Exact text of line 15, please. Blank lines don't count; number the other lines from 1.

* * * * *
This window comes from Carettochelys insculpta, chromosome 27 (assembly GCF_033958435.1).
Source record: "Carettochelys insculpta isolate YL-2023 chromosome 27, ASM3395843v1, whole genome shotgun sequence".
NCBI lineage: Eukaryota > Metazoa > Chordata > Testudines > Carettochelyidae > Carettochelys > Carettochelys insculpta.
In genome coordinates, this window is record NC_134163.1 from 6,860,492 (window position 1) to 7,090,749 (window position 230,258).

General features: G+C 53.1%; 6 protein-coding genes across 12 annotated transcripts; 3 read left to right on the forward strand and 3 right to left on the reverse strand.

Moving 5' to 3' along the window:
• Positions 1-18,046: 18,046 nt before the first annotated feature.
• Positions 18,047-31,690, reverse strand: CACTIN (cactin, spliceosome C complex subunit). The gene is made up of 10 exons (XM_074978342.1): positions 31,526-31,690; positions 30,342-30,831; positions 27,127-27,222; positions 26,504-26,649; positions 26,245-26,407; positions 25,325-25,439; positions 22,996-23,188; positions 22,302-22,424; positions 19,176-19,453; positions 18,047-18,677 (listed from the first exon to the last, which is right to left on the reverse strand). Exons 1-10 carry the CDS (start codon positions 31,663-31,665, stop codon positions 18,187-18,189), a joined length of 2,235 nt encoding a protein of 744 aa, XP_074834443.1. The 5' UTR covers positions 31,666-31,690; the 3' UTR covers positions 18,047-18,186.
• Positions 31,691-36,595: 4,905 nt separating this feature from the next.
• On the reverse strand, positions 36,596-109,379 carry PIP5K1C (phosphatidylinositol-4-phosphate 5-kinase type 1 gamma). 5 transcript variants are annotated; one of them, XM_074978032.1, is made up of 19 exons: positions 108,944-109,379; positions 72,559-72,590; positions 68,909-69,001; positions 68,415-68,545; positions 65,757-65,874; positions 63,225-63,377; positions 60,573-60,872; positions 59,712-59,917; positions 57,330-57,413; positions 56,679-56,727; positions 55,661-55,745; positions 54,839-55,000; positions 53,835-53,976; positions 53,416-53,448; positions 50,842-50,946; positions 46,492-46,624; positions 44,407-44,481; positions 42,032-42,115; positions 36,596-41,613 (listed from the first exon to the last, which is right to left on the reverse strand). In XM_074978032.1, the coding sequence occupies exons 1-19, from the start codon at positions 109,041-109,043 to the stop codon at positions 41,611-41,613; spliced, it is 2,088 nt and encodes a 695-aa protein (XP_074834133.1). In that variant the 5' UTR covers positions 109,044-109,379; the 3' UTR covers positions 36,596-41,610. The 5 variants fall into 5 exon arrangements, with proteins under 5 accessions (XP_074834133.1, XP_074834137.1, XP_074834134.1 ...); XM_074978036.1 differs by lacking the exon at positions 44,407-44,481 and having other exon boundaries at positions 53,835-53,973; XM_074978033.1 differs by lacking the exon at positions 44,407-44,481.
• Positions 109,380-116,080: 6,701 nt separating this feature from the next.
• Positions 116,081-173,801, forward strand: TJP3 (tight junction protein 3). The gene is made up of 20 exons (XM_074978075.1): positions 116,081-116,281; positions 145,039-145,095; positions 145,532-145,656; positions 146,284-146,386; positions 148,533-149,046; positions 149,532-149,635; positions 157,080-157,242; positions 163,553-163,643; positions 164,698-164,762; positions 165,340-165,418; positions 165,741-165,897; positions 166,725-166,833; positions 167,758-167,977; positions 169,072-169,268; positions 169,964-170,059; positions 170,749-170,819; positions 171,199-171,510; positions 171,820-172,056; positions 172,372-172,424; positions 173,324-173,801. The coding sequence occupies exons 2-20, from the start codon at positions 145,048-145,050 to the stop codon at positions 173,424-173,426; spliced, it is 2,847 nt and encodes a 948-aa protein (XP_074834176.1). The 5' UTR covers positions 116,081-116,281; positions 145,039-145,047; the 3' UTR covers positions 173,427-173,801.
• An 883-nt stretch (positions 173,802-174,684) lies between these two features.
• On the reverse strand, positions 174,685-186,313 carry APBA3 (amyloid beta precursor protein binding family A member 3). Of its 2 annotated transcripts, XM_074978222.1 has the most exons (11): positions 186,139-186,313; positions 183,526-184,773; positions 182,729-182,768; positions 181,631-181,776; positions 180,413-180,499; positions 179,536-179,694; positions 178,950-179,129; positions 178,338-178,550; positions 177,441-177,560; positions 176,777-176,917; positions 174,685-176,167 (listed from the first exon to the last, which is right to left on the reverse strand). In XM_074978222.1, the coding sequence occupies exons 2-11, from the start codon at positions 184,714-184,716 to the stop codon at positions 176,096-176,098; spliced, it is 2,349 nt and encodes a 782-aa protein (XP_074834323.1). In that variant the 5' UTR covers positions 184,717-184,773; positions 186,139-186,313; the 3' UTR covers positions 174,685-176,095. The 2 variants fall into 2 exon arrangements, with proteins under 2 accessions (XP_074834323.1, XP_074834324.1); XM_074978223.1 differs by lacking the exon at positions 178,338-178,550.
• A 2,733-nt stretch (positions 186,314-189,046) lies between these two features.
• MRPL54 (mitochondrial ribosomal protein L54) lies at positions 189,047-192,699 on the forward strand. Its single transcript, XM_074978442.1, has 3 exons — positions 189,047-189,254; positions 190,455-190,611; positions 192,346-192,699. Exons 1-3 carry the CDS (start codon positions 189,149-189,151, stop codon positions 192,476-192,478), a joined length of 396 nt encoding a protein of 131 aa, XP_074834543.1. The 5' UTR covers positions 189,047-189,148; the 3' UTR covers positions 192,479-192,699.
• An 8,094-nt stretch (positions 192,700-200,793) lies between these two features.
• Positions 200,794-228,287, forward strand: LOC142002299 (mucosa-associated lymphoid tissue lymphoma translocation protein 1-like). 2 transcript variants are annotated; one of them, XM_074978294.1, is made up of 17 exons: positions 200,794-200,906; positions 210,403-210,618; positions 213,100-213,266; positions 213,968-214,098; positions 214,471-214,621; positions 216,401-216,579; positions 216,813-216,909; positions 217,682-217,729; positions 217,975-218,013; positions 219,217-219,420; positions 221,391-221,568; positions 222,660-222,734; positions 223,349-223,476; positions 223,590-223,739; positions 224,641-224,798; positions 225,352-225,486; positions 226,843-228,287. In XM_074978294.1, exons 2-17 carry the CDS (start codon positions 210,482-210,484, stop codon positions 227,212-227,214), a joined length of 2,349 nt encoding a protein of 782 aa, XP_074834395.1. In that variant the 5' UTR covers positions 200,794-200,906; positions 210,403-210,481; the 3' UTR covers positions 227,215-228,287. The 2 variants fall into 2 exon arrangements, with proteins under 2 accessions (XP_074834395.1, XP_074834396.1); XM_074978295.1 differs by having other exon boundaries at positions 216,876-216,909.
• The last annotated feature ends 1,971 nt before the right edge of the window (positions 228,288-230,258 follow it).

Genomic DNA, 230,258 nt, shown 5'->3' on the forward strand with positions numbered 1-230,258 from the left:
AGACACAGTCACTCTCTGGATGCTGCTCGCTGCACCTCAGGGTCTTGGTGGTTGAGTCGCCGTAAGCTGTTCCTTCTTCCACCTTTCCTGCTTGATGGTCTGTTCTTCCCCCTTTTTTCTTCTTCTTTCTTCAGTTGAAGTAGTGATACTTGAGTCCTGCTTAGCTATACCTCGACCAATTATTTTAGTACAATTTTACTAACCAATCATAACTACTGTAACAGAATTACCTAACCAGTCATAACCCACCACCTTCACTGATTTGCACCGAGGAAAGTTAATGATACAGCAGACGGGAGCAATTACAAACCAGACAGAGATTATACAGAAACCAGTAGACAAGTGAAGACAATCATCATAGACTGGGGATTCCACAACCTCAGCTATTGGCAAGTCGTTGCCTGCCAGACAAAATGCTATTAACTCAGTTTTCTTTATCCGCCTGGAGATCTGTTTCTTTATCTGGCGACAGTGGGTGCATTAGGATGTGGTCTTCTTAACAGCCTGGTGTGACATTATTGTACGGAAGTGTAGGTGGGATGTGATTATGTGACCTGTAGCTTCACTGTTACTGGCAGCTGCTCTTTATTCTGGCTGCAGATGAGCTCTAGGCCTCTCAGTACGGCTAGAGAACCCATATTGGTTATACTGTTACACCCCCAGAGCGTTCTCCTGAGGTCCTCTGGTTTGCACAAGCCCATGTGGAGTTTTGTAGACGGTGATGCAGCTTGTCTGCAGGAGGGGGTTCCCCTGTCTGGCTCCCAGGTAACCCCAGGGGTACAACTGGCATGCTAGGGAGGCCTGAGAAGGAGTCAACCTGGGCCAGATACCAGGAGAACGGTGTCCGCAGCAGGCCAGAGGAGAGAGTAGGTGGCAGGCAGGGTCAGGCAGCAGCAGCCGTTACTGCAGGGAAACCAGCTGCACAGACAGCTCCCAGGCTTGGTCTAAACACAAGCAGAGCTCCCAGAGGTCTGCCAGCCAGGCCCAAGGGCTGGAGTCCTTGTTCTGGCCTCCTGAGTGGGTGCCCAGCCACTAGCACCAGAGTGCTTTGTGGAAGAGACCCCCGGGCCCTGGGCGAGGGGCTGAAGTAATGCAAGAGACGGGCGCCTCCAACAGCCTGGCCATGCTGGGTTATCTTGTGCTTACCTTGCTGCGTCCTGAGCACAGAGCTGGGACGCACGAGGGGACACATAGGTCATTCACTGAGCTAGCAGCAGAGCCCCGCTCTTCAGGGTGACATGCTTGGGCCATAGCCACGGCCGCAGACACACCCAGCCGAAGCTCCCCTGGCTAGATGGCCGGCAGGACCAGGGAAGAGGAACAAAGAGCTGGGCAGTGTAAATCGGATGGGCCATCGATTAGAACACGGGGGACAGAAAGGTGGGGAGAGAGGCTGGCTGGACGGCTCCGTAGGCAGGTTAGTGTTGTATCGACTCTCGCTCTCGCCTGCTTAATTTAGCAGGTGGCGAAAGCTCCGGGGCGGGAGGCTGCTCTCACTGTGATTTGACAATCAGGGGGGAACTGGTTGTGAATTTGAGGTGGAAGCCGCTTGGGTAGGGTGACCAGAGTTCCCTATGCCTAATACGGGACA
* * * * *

• A 2,733-nt stretch (positions 186,314-189,046) lies between these two features.